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Beanbags for Ukraine

Flight school airdrop raises more than $17,000

Virginia flight school Aviation Adventures raised more than $17,000 for Ukraine by hosting an event where pilots could drop bean bags on ground targets.

From left, Mike Stenzler flew an airplane while Gordon Landale and his daughters Amelia and Caroline tossed out a bean bag. Photo courtesy Aviation Adventures.

The airdrop, held April 10 at the Warrenton/Fauquier Airport offered pilots a chance to test their skills against others' by flying 50 feet over the ground in the pattern while their passengers aimed a beanbag at targets on the ground. The flight school sold beanbags at $100 a throw, and also provided airplanes and flight instructors for anyone who wanted to go aloft and pitch a bag. Aviation Adventures owner Bob Hepp said the community was enthusiastic about the idea, especially during the planning stages.

“We started with $770 in donations before we sold the first bean bag,” Hepp said. He said local businesses and individuals wanted to know how they could donate as soon as they heard about the event. All donations went directly to World Central Kitchen created by Chef José Andrés, which has been providing meals to those affected by natural disasters, human-made crises, and humanitarian emergencies around the world since 2010.

Aviation Adventures, which has locations in Leesburg, Manassas, Stafford, Warrenton, and Winchester, has used its airplanes to fly medical supplies and other forms of relief to the Bahamas and Haiti. “It’s a little bit of a trip, but….We’re helping people who are our southern neighbors,” said Hepp. Since a single-engine piston can’t be loaded up and flown to Ukraine in the same way, Hepp said, “The only thing to do is send money.” He said the great reputation of the World Central Kitchen helped the cause; a weblink included on posters and other forms of advertisement allowed people who couldn’t attend in person to donate on behalf of Aviation Adventures. This system enabled Hepp to coordinate the event without the flight school having to handle any funds, he said, and stressed that this was a highly efficient approach.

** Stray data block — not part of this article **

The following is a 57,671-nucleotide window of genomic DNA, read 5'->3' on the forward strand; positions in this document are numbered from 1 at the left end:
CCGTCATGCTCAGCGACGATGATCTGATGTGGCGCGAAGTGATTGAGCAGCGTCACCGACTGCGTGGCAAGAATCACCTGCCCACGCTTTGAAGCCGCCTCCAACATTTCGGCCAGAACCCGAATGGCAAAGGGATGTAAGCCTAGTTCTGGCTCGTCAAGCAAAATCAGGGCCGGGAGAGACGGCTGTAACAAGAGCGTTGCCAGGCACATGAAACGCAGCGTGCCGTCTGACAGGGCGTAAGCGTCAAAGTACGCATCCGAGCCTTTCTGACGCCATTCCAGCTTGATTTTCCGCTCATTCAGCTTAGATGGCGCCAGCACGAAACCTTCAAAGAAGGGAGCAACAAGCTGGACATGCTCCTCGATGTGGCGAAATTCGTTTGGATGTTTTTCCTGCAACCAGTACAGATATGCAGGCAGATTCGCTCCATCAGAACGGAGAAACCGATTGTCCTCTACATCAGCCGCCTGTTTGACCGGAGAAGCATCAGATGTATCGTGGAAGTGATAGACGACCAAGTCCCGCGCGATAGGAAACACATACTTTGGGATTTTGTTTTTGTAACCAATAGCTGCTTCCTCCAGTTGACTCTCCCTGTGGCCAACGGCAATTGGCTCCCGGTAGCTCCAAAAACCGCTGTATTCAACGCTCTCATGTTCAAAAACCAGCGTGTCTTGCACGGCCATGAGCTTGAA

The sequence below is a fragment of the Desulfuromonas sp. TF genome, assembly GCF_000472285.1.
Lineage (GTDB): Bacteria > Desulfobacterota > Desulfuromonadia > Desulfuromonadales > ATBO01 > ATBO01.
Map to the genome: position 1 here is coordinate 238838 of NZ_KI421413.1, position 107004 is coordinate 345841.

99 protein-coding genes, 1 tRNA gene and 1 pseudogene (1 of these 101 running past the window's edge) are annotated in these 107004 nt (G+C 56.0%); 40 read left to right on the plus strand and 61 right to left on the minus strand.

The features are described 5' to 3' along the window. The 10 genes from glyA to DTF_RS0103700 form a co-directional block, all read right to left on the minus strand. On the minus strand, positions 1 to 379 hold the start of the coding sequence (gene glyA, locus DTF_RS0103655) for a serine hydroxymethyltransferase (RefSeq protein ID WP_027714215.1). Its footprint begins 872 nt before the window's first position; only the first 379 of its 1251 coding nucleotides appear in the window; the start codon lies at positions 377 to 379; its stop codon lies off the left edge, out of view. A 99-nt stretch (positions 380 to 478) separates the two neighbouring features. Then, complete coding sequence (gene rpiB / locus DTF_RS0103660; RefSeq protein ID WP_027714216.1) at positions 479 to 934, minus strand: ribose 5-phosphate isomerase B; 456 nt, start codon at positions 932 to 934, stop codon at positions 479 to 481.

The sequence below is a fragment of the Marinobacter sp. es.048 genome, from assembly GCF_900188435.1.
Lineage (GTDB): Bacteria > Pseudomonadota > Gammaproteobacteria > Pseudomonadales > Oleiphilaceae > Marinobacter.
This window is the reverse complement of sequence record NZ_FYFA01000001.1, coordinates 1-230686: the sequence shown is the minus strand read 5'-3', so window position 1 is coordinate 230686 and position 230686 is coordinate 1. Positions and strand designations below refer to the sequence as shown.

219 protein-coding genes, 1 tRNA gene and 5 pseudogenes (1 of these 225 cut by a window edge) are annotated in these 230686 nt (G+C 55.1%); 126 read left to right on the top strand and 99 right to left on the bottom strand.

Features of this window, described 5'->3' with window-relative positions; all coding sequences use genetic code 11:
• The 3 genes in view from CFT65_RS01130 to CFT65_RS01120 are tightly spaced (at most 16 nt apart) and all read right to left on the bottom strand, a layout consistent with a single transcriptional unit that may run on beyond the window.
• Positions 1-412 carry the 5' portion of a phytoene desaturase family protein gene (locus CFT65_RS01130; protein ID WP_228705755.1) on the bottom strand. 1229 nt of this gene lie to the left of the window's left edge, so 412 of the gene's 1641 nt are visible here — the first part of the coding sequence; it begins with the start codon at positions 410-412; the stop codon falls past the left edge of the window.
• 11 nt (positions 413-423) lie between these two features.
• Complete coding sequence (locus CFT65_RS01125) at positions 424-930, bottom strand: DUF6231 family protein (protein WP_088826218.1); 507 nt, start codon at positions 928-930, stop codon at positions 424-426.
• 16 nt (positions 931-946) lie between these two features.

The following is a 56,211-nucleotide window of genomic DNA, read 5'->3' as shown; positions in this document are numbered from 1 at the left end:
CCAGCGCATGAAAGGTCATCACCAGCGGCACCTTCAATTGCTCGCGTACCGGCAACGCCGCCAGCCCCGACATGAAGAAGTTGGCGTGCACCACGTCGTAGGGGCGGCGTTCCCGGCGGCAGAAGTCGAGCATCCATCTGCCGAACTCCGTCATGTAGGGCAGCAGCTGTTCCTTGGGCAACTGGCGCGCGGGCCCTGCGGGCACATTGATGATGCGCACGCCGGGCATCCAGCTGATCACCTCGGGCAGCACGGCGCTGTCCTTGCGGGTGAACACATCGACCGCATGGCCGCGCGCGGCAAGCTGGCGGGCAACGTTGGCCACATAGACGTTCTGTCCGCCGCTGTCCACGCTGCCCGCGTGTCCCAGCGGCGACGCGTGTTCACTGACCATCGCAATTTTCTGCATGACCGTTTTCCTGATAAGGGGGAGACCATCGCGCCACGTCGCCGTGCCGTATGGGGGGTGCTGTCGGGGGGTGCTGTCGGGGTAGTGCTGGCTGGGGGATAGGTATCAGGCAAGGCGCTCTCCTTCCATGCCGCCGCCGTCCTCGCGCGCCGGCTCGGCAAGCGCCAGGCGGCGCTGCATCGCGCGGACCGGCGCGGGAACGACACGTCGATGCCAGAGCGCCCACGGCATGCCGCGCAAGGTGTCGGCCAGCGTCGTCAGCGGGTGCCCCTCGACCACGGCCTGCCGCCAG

Hepp said he involved the FAA Flight Standards District Office from the beginning stages of planning the event. As a Part 141 school, he said, Aviation Adventures has good communication with its FSDO, and he wanted the FSDO to have input on the event. A week before, he remembered that FAR 91.146 requires a letter to be submitted to the FSDO notifying them that the event is happening, and specifying the type of information that needs to be provided. Participants also had to provide proof that they had a current flight review and 90-day landing currency with passengers. Hepp created a form for participants to complete and supplied those to the FSDO as they came in.

Good weather prevailed on April 10 and Aviation Adventures provided seven of its airplanes to toss bags at targets made from inexpensive children’s plastic wading pools. Other pilots joined the fun: A skydiving operation based at Warrenton sent some competitors in a Cessna 182. Hepp flew with a 12-year-old passenger who came very close to scoring a direct hit and winning the top prize of $1,000. As it turned out, nobody won that prize, but that money was donated to World Central Kitchen. The runner-up—whose beanbag bounced off the lip of the pool and fell beside it—won a $250 gift card.

Hepp said he’s happy to share planning information with any organization that would like to sponsor this type of event, and he even has Ukrainian flags—10 big ones and 100 small ones—and beanbags that he can donate.

Jill W. Tallman

Jill W. Tallman

AOPA Technical Editor
AOPA Technical Editor Jill W. Tallman is an instrument-rated private pilot who is part-owner of a Cessna 182Q.
Topics: Public Benefit Flying

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